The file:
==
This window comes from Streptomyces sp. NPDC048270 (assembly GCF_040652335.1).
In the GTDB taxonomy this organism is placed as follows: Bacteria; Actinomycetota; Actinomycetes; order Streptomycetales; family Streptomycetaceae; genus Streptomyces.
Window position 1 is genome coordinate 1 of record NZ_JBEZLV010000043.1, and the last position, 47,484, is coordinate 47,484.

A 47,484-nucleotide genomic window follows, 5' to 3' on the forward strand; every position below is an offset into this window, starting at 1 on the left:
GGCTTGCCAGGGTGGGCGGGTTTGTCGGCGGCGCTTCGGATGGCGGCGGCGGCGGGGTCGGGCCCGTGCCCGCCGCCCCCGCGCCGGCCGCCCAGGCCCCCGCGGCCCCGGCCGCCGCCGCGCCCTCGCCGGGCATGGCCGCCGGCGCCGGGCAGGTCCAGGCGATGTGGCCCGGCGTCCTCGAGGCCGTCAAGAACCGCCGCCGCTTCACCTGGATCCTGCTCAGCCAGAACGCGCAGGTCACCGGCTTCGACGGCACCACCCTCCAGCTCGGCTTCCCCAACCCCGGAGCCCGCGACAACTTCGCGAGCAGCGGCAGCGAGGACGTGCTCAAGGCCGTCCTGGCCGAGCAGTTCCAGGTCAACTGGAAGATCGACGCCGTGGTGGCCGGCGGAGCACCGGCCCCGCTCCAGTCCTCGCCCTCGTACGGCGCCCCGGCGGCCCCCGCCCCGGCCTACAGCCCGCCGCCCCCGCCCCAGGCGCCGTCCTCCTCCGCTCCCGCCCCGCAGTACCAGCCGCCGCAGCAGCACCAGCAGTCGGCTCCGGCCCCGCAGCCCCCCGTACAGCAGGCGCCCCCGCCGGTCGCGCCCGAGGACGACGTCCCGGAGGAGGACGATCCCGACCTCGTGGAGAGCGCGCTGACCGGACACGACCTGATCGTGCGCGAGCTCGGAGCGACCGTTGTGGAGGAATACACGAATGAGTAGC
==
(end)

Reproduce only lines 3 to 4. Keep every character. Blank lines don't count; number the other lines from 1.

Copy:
Window position 1 is genome coordinate 1 of record NZ_JBEZLV010000043.1, and the last position, 47,484, is coordinate 47,484.

A 47,484-nucleotide genomic window follows, 5' to 3' on the forward strand; every position below is an offset into this window, starting at 1 on the left: